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Home   /   Polka   /   Sherrill
Note: Sherrill's Bakery closed in August of 2000

It’s Dennis’ New Place

By James F. McCarty
Cleveland Plain Dealer
Sunday, October 24, 1999
Section G, page 1

WASHINGTON    The screen door swings open and slams shut, announcing the arrival of another customer. The wooden floorboards squeak underfoot as he approaches his regular booth and slides on to the Naugahyde seat.

Rep. Dennis J. Kucinich doesn’t have to say a word. A matronly waitress wiping tabletops recognizes him and immediately places his breakfast order. She knows it by heart: two slices of plain wheat toast, a bowl of oatmeal and a cup of hot water with a slice of lemon on the side. Three bucks covers it.

Kucinich, a reformed steak-and-eggs man, contemplates the ascetic meal for a moment. Now a strict vegetarian, he shows no sign of being tempted by the savory smells of bacon, French toast and scrapple sizzling on a grill behind the counter.

Kucinich methodically begins picking the crust off the toast and eating it.

In an hour, the side walks of Capitol Hill will be bustling with pinstriped government troops off to meetings, caucuses and power breakfasts. But at 7:30 on this gorgeous fall morning - indeed, on most mornings while Congress is in session - Kucinich can be found in the solitude of this dusty diner on Pennsylvania Ave. with dingy windows and neon lights no one has bothered to turn on.

The cold glass tubes spell out "Sherrill’s Restaurant and Bakery" - a Capitol Hill landmark. On weekends, the line of customers stretches out the door. On this day and at this hour, Kucinich has to whisper lest the handful of other early risers eavesdrop.

As if on cue, a retired gentleman approaches the congressman. He addresses Kucinich by name and hands over a manila folder containing several pages of handwritten thoughts on world and national events. Kucinich promises to read them.

"That happens to me all the time," he says.

Kucinich finishes the toast, then gathers the crumbs into a tiny pile. He eats them, too.

From a satchel, he pulls a folder containing an engraved invitation. He turns it over and draws three circles, the symbols of his political world. One circle represents his Capitol Hill office and dozen-member staff. The second circle represents his district offices in Lakewood and Parma. The third represents what sets Kucinich apart from most of his colleagues in Congress.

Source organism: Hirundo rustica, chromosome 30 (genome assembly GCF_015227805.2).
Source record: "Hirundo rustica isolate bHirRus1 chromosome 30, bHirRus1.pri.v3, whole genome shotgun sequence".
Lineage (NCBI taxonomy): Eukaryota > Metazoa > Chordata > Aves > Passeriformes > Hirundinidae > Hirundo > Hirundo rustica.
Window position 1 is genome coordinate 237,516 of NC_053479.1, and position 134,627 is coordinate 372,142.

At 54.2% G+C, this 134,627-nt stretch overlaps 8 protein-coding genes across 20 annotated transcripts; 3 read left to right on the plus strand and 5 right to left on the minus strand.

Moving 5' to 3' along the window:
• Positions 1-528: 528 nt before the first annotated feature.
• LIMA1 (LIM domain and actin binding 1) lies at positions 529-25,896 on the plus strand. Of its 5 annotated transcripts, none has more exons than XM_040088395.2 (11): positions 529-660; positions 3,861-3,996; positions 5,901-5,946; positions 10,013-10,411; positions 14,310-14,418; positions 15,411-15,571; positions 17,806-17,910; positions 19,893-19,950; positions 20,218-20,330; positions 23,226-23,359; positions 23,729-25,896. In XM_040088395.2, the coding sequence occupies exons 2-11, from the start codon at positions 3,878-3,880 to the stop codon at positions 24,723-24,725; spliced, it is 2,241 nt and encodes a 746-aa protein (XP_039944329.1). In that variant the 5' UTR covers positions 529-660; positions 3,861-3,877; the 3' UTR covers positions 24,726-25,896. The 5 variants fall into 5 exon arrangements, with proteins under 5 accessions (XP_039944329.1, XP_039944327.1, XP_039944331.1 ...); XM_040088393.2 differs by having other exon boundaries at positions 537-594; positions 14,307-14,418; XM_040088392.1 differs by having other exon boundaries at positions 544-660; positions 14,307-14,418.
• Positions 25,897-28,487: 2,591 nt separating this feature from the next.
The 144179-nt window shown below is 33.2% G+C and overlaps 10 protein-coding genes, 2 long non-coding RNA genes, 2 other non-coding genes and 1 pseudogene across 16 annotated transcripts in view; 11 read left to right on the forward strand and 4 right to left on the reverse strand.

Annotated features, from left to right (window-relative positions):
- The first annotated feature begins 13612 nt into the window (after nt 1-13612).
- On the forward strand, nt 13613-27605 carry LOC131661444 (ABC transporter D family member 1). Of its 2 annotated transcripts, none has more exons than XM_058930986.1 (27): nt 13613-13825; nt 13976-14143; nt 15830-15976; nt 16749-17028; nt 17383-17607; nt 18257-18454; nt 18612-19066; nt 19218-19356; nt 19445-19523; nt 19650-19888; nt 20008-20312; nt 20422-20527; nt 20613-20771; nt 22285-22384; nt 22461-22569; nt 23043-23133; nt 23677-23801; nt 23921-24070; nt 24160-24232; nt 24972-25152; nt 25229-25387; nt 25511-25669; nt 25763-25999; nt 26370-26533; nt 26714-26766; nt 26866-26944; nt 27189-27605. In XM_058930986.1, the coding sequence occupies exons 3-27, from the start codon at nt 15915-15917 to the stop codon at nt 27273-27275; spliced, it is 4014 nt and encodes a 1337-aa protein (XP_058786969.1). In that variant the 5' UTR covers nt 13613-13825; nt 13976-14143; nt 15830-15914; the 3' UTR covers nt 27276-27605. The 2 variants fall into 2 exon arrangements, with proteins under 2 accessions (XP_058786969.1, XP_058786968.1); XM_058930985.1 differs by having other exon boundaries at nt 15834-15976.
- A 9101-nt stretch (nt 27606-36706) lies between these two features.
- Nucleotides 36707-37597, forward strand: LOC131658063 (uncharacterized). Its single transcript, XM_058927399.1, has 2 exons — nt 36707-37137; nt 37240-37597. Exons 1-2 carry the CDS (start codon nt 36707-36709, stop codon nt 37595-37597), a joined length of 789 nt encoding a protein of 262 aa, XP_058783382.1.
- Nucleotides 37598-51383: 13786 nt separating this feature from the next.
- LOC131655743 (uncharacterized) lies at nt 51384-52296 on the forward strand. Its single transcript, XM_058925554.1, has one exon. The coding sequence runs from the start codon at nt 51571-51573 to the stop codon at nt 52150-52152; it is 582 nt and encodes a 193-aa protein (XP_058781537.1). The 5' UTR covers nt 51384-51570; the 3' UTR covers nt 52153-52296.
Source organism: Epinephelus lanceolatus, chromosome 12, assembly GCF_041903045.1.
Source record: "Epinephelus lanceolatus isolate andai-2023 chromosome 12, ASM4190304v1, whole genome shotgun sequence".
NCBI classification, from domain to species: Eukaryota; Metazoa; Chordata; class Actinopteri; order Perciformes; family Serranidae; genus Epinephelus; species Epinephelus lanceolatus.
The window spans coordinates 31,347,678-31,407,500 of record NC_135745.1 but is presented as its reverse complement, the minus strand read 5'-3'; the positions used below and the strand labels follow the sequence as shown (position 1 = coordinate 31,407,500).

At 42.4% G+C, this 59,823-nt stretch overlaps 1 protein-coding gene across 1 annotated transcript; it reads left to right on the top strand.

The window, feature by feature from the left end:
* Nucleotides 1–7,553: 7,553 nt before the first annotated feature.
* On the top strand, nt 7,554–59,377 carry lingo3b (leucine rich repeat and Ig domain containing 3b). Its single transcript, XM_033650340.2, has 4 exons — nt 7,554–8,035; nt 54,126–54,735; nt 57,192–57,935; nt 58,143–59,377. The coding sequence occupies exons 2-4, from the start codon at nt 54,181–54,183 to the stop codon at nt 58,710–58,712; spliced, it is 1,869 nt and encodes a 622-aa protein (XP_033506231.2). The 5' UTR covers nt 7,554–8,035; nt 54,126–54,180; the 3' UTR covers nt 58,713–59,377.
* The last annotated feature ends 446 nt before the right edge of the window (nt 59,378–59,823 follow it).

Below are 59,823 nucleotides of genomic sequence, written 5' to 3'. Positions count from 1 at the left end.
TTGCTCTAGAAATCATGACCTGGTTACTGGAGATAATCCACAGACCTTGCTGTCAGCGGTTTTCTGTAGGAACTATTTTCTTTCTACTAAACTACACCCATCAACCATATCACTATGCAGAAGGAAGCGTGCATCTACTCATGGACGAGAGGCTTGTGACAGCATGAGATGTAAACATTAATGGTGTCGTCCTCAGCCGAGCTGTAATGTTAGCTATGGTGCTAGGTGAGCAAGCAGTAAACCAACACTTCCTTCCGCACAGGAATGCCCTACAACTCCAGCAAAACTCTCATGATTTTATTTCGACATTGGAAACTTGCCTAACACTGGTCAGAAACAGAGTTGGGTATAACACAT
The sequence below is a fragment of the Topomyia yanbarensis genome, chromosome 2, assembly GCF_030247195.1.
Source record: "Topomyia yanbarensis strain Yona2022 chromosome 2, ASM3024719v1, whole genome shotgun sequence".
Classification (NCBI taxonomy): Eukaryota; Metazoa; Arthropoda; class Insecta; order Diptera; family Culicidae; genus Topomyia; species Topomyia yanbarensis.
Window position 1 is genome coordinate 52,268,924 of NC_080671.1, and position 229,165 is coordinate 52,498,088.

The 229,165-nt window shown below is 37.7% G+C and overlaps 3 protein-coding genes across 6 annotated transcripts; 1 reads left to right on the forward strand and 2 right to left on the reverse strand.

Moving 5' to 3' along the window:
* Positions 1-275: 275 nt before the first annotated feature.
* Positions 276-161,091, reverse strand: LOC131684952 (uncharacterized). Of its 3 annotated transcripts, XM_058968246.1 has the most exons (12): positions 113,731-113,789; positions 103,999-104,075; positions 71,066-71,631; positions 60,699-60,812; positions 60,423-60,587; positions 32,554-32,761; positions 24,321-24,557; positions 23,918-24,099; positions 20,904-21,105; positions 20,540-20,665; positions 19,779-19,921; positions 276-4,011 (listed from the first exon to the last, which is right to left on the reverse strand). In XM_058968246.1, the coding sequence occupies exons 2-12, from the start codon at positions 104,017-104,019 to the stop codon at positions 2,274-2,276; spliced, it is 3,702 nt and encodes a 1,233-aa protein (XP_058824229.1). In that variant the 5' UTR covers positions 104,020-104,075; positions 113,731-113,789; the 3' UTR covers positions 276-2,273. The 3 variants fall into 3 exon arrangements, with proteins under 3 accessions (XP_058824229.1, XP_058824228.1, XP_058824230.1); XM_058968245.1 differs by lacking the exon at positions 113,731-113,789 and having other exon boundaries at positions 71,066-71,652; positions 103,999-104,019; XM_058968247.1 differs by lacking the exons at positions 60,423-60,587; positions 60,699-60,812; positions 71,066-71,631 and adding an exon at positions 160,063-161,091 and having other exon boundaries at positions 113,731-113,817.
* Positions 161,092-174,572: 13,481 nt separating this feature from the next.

"I’ve been doing this for 32 years. I know what I’m doing."

Such matter-of-fact confidence would have sounded laughable 20 years ago. Modern perceptions of Kucinich may have changed, but few who were around then will ever forget the sudden rise and equally sudden fall of Cleveland’s "boy mayor."


Kucinich beginning the day in a new booth on Capitol Hill

He was elected at age 31, survived a recall election at 32 and got voted out of office after one term, practically disappearing from the public eye for more than a decade.

He was a maverick whom the late Cleveland Press columnist Don Robertson once described as a "brutal, vain, yappy little demagogue" and "an obnoxious little twerp" who "lacks class." And Robertson was one of Kucinich’s most ardent supporters in the media.

The "little twerp" bears small resemblance to the second-term congressman, who is respected and, for a member of the minority party, increasingly influential.

Rep. Ralph M. Hall of Texas approaches and nods amiably at Kucinich.

"Good morning, Mayor," says the lanky Democrat in a sonorous drawl.

Kucinich doesn’t wince at the title. That’s ancient history.

For proof, just look on the wall behind Sherrill’s checkout counter. Hanging beside an Emmy award, donated by the producers of a PBS documentary about the diner, is a photograph of a smiling Kucinich. His is the only mug in the room favored by generations of powerful politicians.

Kucinich pulls a bag of green tea from his jacket pocket and dips it three or four times into the hot water, imperceptibly changing its color. He squeezes the water out of the bag and slips it back into his pocket.

Kucinich’s morning routine recalls a time when the mayor began most every day with a pit stop at another greasy spoon that served up equal portions of scrambled eggs and proletarian ambiance. Tony’s Diner, a now gone short-order stop at W. 117th St. and Lorain Ave., was Kucinich’s favorite breakfast joint - and branch office - during his two years in City Hall.

The brusque waitresses at Sherrill’s bring back memories of the Grdina sisters, whose peppery demeanors personified the Kucinich administration for some critics.

A couple of quick spoonfuls and the oatmeal is gone. Kucinich is up and out the door, headed across the Capitol grounds for a meeting in one of the marble edifices that crown the Hill.

Along the way, feet crunching magnolia leaves on the sidewalk, he begins a proud recital of his accomplishments during three years in Congress: A successful bipartisan crusade to block increased train traffic through the West Shore; the deal to install safety gates and flashers at rail crossings in Cleveland and Lakewood...

Suddenly he stops, bends over and picks up an empty baby food jar. He throws it into a trash bin and moves on, without having missed a beat.

... efforts to establish a quiet zone along the tracks through the West Side; taking part in a congressional delegation that met with Russian legislators to discuss peace in Kosovo...

It’s a long way from Tony’s yet in some ways not so far at all.


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